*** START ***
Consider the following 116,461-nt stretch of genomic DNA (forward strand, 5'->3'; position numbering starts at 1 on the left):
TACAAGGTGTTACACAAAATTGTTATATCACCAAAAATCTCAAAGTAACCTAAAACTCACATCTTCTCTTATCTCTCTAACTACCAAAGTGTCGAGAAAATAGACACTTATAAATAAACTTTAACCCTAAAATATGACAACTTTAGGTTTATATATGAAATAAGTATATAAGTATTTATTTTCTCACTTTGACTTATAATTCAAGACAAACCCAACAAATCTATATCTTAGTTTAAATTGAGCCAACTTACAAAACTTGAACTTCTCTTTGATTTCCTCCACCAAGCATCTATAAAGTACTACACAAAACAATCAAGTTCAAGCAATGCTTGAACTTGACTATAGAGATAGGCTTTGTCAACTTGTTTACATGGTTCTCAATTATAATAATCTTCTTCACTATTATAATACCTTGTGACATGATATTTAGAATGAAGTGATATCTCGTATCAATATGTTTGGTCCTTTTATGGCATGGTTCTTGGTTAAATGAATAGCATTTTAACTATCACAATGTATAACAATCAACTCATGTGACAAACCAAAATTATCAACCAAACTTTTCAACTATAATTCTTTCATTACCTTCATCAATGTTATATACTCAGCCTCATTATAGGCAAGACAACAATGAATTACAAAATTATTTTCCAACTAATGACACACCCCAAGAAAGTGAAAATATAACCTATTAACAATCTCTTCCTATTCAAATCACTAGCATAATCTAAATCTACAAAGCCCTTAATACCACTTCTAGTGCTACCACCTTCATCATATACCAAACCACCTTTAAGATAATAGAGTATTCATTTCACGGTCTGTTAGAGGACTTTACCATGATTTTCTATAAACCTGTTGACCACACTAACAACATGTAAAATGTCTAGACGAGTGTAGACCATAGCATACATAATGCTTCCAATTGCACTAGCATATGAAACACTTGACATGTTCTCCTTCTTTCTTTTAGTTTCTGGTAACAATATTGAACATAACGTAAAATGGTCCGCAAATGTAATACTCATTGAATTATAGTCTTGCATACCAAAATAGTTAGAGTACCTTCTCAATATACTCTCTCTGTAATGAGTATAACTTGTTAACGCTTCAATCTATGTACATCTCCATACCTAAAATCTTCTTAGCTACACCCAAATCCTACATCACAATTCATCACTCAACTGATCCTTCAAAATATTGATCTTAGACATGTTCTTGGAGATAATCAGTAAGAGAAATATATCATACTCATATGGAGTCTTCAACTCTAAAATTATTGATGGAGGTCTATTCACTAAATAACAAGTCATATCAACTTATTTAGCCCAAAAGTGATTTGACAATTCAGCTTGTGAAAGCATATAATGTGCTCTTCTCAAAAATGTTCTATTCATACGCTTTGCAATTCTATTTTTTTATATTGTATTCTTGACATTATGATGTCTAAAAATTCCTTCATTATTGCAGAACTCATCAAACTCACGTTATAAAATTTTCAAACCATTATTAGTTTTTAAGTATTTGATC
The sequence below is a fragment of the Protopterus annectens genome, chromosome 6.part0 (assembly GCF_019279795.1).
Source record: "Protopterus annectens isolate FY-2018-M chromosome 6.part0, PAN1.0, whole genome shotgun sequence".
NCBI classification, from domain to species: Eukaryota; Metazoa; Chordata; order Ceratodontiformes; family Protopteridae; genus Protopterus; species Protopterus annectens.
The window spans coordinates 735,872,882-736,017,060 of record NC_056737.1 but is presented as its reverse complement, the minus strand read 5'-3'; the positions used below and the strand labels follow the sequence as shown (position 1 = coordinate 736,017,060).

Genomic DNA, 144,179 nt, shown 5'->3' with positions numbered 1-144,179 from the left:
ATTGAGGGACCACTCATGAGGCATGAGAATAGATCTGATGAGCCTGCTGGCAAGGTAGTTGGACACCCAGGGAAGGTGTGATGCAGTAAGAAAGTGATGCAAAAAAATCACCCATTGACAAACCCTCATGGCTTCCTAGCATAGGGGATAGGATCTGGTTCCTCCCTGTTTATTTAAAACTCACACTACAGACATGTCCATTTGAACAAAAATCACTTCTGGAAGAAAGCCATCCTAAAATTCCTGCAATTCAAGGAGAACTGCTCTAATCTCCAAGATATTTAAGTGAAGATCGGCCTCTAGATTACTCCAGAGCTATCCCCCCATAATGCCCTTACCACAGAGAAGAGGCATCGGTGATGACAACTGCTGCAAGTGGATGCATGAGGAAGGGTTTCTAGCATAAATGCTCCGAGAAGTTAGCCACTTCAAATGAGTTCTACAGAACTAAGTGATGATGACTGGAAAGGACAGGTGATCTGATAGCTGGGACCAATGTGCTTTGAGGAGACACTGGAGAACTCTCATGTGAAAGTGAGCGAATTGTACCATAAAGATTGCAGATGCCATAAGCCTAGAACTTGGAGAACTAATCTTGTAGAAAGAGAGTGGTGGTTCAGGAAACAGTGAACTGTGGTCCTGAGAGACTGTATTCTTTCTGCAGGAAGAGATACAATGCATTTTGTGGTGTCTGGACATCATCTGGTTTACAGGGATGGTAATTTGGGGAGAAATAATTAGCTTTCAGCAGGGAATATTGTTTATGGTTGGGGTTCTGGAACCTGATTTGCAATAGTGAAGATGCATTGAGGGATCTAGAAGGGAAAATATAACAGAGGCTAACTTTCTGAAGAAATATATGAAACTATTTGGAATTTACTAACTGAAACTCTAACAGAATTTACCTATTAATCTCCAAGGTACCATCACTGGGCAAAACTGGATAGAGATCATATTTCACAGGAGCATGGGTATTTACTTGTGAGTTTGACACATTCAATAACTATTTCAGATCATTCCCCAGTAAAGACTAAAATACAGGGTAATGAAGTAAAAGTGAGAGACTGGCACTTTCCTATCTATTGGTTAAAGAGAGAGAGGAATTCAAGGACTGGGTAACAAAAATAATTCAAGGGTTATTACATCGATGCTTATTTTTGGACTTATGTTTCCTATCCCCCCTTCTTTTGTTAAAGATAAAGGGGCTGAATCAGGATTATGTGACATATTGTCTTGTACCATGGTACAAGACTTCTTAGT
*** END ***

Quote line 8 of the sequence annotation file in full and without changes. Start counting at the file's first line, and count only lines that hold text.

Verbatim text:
ATTGAGGGACCACTCATGAGGCATGAGAATAGATCTGATGAGCCTGCTGGCAAGGTAGTTGGACACCCAGGGAAGGTGTGATGCAGTAAGAAAGTGATGCAAAAAAATCACCCATTGACAAACCCTCATGGCTTCCTAGCATAGGGGATAGGATCTGGTTCCTCCCTGTTTATTTAAAACTCACACTACAGACATGTCCATTTGAACAAAAATCACTTCTGGAAGAAAGCCATCCTAAAATTCCTGCAATTCAAGGAGAACTGCTCTAATCTCCAAGATATTTAAGTGAAGATCGGCCTCTAGATTACTCCAGAGCTATCCCCCCATAATGCCCTTACCACAGAGAAGAGGCATCGGTGATGACAACTGCTGCAAGTGGATGCATGAGGAAGGGTTTCTAGCATAAATGCTCCGAGAAGTTAGCCACTTCAAATGAGTTCTACAGAACTAAGTGATGATGACTGGAAAGGACAGGTGATCTGATAGCTGGGACCAATGTGCTTTGAGGAGACACTGGAGAACTCTCATGTGAAAGTGAGCGAATTGTACCATAAAGATTGCAGATGCCATAAGCCTAGAACTTGGAGAACTAATCTTGTAGAAAGAGAGTGGTGGTTCAGGAAACAGTGAACTGTGGTCCTGAGAGACTGTATTCTTTCTGCAGGAAGAGATACAATGCATTTTGTGGTGTCTGGACATCATCTGGTTTACAGGGATGGTAATTTGGGGAGAAATAATTAGCTTTCAGCAGGGAATATTGTTTATGGTTGGGGTTCTGGAACCTGATTTGCAATAGTGAAGATGCATTGAGGGATCTAGAAGGGAAAATATAACAGAGGCTAACTTTCTGAAGAAATATATGAAACTATTTGGAATTTACTAACTGAAACTCTAACAGAATTTACCTATTAATCTCCAAGGTACCATCACTGGGCAAAACTGGATAGAGATCATATTTCACAGGAGCATGGGTATTTACTTGTGAGTTTGACACATTCAATAACTATTTCAGATCATTCCCCAGTAAAGACTAAAATACAGGGTAATGAAGTAAAAGTGAGAGACTGGCACTTTCCTATCTATTGGTTAAAGAGAGAGAGGAATTCAAGGACTGGGTAACAAAAATAATTCAAGGGTTATTACATCGATGCTTATTTTTGGACTTATGTTTCCTATCCCCCCTTCTTTTGTTAAAGATAAAGGGGCTGAATCAGGATTATGTGACATATTGTCTTGTACCATGGTACAAGACTTCTTAGT